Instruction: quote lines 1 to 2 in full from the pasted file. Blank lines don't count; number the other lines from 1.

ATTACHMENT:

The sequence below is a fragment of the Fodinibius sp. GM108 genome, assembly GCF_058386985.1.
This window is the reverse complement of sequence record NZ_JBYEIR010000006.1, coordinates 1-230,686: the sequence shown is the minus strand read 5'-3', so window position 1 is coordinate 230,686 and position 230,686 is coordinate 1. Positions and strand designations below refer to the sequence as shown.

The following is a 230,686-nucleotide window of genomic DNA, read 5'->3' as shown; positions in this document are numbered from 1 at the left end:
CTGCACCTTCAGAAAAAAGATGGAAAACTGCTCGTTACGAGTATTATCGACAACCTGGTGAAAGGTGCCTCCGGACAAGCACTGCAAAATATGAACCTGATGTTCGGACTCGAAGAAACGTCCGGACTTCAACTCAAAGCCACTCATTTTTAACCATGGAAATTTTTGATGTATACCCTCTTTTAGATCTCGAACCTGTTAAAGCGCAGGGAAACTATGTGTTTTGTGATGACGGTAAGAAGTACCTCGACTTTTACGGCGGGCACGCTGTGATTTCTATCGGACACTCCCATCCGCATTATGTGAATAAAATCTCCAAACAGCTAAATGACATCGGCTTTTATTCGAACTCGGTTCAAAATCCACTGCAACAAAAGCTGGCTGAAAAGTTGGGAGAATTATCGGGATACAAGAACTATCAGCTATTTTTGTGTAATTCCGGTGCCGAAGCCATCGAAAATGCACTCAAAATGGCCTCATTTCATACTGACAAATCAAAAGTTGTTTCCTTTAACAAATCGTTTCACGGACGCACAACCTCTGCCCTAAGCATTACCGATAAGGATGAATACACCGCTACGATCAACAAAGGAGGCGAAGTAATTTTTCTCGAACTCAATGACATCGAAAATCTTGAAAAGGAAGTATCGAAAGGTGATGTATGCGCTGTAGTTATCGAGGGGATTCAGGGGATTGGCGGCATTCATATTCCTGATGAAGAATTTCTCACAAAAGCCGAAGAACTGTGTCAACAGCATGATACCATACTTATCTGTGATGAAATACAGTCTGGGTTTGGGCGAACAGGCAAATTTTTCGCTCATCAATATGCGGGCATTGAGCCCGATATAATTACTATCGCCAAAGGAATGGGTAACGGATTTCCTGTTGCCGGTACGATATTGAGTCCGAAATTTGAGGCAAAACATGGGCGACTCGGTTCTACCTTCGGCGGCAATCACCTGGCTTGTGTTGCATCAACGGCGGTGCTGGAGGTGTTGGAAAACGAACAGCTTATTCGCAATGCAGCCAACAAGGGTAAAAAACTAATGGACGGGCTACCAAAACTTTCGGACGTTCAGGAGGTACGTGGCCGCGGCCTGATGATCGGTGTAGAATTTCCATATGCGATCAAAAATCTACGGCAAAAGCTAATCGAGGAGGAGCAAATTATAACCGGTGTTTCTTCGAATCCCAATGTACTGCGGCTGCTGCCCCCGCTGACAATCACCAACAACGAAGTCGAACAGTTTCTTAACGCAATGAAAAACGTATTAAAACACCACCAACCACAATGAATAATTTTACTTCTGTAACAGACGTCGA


The sequence below is a fragment of the Fodinibius sp. GM108 genome, assembly GCF_058386985.1.
This window is the reverse complement of sequence record NZ_JBYEIR010000006.1, coordinates 1-230,686: the sequence shown is the minus strand read 5'-3', so window position 1 is coordinate 230,686 and position 230,686 is coordinate 1. Positions and strand designations below refer to the sequence as shown.